How to Embrace the Pantone Colors of the Year

How TO Embrace the Pantone Colors of the Year

So Pantone did something different this year. Instead of choosing the color of the year they selected two colors to embrace for 2016: Rose Quartz and Serenity. When I saw the trending Pantone colors I thought “My ballet slipper pink paint is finally an acceptable color to use on walls for people older than 6 years old”. I wanted to see how others were using these colors in spaces so went to Google for inspiration. What I found were picture perfect images of interiors using the pink and blue hues that I absolutely loved, but immediately thought, “is this realistic and practical?”  The answer: nope.

The juxtaposition between black and white with the pop of color is beautiful, but is the everyday person going to go out and purchase a pink sofa? Probably not. So I found ways that I believe allow you to style your interiors using these trending colors in a way that won’t feel trending or dated.

Paint a wall – but don’t overdo it. Make it an accent wall or paint a small space where the color won’t be overpowering; such as a powder room, office, or entry way. If you want something to feel special you don’t want to put it everywhere.  Less is more. Using the color in moderation creates an eye catching “pop” to your space.

Buy an accent piece – but make it a statement piece. A simple chair in the pink or blue hue gives that “pop” of color without being over the top. Look for simple lines in the accent piece you choose that complement the annual color of the year to create ease to the eye.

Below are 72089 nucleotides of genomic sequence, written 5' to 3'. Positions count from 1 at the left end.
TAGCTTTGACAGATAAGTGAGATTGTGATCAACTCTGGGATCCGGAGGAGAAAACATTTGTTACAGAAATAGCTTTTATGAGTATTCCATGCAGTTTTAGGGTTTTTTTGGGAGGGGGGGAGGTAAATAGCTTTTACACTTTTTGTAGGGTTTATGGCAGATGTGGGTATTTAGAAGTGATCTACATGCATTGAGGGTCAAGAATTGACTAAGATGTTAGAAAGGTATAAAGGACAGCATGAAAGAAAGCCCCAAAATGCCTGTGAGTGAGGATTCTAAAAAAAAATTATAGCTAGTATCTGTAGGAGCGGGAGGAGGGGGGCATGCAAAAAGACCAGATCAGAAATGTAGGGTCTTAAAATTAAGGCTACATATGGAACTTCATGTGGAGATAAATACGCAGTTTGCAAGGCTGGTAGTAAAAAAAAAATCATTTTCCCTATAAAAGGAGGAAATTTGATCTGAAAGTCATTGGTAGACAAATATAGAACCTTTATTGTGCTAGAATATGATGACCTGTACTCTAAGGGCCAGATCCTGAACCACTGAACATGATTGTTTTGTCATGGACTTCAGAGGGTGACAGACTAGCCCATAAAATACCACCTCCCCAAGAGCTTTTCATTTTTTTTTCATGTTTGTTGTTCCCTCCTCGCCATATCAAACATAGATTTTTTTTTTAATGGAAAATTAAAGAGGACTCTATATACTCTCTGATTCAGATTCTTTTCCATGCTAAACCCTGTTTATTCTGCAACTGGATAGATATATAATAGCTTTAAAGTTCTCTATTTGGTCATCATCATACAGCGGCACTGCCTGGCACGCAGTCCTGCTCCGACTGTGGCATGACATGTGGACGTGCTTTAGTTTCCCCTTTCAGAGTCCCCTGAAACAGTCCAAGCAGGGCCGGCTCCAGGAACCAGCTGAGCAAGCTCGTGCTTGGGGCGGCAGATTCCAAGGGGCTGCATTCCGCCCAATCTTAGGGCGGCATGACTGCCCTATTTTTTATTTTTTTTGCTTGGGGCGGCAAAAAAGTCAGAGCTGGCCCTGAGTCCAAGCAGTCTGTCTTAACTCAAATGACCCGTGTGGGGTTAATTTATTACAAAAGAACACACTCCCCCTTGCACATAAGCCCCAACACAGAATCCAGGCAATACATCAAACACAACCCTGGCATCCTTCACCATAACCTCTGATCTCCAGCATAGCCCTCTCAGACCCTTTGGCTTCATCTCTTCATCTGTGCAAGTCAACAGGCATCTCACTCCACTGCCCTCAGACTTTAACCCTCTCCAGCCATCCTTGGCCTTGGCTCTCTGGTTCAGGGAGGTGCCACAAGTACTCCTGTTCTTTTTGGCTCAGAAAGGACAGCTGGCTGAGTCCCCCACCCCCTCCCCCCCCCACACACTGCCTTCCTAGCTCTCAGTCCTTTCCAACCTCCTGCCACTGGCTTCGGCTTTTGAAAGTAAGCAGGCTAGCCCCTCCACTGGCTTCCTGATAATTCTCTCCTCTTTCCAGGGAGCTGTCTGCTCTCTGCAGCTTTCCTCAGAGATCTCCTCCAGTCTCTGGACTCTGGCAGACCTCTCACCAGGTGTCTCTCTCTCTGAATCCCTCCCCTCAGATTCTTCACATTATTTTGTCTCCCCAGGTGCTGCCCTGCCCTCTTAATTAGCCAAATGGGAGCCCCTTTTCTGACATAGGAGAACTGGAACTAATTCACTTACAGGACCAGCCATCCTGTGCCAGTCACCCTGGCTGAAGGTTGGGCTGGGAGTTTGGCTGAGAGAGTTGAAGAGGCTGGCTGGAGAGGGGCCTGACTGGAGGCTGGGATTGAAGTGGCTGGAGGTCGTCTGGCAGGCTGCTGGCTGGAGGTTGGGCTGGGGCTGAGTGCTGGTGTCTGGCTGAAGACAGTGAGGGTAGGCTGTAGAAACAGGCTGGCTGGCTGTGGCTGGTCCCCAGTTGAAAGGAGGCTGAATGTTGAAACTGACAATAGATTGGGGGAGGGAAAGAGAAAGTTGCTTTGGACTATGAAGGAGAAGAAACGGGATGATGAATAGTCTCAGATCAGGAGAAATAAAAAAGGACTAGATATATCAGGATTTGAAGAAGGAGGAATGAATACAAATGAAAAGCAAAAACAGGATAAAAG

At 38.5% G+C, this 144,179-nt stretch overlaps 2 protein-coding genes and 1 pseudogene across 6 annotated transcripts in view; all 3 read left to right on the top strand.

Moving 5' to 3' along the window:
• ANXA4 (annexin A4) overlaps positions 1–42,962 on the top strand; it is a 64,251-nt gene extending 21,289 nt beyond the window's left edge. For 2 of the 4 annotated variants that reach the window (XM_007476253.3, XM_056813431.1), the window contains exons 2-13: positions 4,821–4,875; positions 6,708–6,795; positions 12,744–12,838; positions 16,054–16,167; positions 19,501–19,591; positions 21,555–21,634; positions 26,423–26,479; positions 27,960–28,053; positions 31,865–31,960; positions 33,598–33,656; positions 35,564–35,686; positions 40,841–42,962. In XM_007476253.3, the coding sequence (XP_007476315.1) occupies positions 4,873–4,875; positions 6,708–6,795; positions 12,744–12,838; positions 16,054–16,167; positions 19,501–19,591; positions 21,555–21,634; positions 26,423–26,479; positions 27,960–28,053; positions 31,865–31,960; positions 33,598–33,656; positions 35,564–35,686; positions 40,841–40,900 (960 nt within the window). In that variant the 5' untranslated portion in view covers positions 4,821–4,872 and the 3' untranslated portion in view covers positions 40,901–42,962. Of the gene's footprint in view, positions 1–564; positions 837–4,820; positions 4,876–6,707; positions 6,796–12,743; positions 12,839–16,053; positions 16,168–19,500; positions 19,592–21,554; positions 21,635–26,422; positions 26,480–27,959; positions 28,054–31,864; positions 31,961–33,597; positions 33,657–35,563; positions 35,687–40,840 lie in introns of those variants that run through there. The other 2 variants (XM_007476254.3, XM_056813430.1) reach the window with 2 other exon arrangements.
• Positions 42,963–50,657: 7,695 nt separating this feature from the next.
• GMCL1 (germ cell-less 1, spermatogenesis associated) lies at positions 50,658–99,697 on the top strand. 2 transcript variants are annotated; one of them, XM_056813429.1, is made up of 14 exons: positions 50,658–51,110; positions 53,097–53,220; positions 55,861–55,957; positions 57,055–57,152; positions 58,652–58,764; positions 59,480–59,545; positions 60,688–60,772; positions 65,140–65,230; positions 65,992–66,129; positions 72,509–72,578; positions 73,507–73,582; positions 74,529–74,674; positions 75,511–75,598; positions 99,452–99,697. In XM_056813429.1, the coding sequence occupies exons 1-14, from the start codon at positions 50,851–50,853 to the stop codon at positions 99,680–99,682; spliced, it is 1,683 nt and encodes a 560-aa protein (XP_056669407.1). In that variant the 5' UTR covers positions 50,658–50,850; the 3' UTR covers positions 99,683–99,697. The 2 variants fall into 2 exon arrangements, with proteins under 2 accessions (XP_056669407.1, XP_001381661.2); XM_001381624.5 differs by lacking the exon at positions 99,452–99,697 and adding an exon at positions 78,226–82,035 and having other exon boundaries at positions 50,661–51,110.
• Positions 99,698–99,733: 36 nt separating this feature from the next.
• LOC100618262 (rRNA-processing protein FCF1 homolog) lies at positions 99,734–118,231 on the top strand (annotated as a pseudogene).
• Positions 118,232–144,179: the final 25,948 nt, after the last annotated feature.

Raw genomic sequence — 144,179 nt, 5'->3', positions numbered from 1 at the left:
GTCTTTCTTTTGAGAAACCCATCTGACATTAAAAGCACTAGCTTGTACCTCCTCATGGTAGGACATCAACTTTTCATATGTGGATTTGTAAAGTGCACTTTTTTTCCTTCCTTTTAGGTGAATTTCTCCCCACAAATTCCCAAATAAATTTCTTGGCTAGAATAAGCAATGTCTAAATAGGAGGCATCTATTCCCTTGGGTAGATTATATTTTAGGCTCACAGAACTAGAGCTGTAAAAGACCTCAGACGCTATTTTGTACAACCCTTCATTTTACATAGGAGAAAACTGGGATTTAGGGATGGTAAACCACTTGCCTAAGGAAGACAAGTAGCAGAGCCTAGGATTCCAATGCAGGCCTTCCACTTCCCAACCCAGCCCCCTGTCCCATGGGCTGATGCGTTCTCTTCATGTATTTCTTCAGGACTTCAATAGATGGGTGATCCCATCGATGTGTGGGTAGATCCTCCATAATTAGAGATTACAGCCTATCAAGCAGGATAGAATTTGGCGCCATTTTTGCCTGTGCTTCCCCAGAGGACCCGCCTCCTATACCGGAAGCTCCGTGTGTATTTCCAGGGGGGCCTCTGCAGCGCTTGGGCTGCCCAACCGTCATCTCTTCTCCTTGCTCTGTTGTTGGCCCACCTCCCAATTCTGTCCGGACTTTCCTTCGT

Pantone Colors

Another option: Mix the colors with natural materials – but be cautious of the tones.  The pastel colors of Rose Quartz and Serenity compliment wood tones, white marble, and mixed metals – chrome, brass, rose gold.  The subtle contrast between these hues create a sense of balance and warmth.

My favorite colors are ones that add coziness to a space without force.  The dusky shade of Serenity and the serene hue of Rose Quartz add plenty of aesthetic interest, but have a neutral composition that just. work. together.

Pantone colors have been around for-ev-er (actually only the 1950’s). They know what they’re doing when it comes to color, but leave it to me to help you apply it to your space. And I’m not kidding about the ballet slipper pink paint – it’s in my walk-in closet at home.

– Lori Kreke, NCIDQ, LEED Green Associate

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About the author: Lori is a LEED Green Associate and is NCIDQ certified. Her project portfolio expands many areas of interior design including multifamily housing, corporate, higher education, hospitality, and retail. Lori’s academic and professional pursuits emphasize the history and theory of design, building and computer technologies, and sustainable design.